Major new survey begins to explore what it’s like being LGBTI in Ireland

LGBTIreland, beginning today , is a major new research project exploring the mental health and wellbeing of lesbian, gay, bisexual, transgender and intersex (LGBTI) people in Ireland.

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The confidential and anonymous study has been commissioned by GLEN and BeLonG To Youth Services and is being carried out by researchers from the School of Nursing and Midwifery, Trinity College Dublin.

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“Social and political attitudes towards LGBTI people have changed enormously over the last 20 years. Huge numbers of LGBTI people are openly living their lives with the support of their families, friends, communities and work colleagues. However, despite this progress we know that LGBTI people still face significant challenges being themselves, including discrimination and harassment, and that this can have a negative impact on their mental health and wellbeing”, said Brian Sheehan, Director of GLEN.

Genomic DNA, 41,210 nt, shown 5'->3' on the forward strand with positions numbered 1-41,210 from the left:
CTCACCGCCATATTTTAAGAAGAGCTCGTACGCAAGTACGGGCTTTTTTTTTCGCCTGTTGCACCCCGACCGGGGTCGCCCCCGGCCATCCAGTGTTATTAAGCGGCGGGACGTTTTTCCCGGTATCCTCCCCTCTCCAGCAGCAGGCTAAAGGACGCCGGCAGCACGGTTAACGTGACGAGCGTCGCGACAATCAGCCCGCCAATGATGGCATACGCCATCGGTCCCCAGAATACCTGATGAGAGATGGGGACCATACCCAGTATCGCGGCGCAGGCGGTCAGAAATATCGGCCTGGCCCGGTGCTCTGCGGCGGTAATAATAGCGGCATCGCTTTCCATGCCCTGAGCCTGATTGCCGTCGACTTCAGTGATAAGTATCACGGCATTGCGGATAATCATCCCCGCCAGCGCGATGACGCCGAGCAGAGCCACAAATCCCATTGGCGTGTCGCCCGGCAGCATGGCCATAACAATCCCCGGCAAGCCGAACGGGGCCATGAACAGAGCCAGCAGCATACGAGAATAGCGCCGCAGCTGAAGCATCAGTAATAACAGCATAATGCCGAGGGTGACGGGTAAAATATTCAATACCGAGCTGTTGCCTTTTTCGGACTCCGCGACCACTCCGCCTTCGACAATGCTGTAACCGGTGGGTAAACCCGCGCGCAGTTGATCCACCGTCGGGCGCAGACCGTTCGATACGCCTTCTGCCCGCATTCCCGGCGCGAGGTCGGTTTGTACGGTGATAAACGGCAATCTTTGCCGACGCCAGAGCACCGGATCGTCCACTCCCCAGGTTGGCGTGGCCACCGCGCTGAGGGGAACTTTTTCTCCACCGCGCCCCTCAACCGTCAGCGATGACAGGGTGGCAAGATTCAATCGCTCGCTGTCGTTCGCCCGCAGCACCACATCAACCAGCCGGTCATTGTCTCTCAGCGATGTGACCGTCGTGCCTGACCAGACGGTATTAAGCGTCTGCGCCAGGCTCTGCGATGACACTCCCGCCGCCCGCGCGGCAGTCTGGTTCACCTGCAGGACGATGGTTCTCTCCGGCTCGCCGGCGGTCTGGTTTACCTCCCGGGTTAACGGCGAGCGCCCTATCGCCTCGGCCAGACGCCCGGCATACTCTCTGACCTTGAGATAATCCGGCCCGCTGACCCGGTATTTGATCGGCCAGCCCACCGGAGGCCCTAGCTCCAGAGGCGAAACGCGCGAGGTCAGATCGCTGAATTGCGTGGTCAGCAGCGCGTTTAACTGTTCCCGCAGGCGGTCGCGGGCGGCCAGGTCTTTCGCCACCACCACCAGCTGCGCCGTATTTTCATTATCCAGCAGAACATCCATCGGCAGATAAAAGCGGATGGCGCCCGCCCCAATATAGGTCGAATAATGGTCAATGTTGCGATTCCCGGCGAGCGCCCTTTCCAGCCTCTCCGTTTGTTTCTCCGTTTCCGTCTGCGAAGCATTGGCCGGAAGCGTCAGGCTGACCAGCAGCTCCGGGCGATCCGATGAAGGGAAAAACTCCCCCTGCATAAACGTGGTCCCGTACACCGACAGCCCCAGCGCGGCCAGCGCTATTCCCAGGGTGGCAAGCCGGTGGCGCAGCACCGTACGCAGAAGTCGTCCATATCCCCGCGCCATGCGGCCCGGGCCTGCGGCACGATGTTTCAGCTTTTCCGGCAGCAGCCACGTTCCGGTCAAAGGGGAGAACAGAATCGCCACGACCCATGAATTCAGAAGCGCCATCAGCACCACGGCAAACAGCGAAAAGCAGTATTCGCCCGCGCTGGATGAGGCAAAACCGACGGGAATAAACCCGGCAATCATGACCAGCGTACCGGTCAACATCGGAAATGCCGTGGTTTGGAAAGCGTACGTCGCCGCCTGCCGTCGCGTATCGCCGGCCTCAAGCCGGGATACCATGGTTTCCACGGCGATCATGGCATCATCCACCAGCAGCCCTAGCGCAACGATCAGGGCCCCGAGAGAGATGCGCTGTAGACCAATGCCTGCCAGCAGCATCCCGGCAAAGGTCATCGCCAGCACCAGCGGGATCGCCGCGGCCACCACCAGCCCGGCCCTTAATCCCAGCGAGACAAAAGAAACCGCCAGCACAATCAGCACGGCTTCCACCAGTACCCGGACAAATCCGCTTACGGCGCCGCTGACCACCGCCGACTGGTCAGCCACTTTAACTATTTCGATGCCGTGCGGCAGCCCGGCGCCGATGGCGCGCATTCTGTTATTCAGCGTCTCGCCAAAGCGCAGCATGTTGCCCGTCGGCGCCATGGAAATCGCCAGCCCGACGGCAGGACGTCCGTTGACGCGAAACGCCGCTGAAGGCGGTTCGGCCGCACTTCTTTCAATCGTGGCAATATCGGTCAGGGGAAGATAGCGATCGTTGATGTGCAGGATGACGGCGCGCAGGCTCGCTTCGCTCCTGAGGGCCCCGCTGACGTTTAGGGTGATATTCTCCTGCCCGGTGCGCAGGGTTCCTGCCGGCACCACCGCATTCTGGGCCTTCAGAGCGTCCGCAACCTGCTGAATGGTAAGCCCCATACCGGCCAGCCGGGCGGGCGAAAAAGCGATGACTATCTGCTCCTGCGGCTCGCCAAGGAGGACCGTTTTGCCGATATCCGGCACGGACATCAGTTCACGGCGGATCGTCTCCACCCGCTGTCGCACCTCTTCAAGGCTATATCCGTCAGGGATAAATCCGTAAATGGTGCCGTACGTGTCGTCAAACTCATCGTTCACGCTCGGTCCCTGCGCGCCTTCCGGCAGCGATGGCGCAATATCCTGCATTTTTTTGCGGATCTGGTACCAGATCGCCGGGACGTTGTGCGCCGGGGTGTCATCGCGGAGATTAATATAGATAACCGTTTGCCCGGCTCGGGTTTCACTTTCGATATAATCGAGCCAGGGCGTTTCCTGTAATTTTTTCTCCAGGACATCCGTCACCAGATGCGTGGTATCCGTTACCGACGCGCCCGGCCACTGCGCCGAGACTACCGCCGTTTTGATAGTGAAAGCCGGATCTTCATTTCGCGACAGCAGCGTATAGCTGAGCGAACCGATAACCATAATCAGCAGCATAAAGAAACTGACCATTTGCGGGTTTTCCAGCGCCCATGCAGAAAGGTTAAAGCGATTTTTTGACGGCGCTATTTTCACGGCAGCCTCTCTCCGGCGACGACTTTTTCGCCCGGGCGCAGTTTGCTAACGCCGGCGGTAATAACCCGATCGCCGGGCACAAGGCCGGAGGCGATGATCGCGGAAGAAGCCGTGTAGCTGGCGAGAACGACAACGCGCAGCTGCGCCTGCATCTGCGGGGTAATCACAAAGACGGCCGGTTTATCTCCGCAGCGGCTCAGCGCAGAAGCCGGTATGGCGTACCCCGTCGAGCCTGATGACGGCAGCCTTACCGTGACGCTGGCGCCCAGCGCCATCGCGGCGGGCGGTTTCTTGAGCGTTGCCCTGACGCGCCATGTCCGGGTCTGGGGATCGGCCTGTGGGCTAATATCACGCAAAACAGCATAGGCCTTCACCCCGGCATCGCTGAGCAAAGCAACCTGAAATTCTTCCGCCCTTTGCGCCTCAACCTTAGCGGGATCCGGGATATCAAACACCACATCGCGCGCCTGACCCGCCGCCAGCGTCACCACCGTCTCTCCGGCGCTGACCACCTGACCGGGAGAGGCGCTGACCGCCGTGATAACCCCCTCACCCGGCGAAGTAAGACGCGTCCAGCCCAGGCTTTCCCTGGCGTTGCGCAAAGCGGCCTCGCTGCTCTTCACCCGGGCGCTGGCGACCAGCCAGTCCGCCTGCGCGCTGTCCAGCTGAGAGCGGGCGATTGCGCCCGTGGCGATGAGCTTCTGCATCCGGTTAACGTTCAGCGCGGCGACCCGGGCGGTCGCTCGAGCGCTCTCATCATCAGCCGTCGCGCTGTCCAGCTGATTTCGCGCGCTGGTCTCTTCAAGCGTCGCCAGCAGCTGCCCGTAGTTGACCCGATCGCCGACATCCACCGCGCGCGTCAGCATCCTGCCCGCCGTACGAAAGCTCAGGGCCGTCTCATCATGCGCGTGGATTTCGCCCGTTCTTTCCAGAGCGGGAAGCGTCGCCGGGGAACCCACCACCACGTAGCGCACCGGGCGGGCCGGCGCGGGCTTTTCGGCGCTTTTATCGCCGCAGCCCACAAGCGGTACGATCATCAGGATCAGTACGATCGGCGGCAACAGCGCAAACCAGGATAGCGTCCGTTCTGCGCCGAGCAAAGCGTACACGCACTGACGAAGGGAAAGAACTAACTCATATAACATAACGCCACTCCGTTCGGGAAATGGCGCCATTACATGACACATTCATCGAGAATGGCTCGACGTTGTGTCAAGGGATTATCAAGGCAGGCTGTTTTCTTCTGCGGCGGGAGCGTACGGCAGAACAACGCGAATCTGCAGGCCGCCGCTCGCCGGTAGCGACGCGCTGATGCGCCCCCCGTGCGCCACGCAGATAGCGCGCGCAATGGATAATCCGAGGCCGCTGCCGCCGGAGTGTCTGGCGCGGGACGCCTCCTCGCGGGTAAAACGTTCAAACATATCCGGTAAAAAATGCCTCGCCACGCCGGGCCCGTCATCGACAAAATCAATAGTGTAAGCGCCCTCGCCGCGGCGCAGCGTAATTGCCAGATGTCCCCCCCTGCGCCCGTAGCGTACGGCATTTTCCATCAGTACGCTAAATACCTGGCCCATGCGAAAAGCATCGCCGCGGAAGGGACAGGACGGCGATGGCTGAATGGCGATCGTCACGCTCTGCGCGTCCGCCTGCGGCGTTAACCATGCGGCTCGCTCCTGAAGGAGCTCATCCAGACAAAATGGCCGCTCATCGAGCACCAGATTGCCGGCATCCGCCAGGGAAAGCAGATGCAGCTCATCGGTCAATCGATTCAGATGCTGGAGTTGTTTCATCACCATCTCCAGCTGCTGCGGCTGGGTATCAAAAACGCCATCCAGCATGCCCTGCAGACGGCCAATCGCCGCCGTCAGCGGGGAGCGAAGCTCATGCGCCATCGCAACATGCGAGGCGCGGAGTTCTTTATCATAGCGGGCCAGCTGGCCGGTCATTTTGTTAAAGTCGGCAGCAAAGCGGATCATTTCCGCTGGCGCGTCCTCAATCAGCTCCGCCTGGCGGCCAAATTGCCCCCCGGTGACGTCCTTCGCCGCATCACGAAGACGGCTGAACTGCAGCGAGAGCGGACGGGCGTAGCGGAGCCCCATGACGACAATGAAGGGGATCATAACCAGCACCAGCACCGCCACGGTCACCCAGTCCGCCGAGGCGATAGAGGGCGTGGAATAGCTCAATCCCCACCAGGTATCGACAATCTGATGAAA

“Things are changing rapidly for LGBTI young people, as they come out across the country in greater numbers than ever before. This research will allow us to further develop our understanding of being LGBTI, and will guide us in making strategic decisions, uncovering unmet needs, and in many cases, help us discover new ideas for further effective services” according to David Carroll, Director of BeLonG To Youth Service.

“Uncovering new information about LGBTI young people is the first step in the process of empowering them in regard to their continued journey towards inclusion across many aspects of Irish society” continued Carroll.

“This major survey LGBTIreland, aims to give us a better understanding of the experience of being an LGBTI person in Ireland today. The survey asks LGBTI people about their school or college experiences; any violence or harassment they may have faced; their workplace experiences and the current state of their mental health and emotional wellbeing” said Professor Agnes Higgins, Head of the School of Nursing and Midwifery at Trinity College Dublin, who is leading the research.

“We expect that the survey results will identify priorities for those services that are key to every person’s wellbeing – education, youth, health, policing, and mental health and support services – to ensure that they understand and are responsive to the needs of LGBTI people” said Sheehan.

Any LGBTI person, currently living in the Republic of Ireland and aged 14 or over can participate in the survey at www.lgbtireland.net or it can be completed over the phone or by post.

The project is being funded by the National Office for Suicide Prevention (NOSP).

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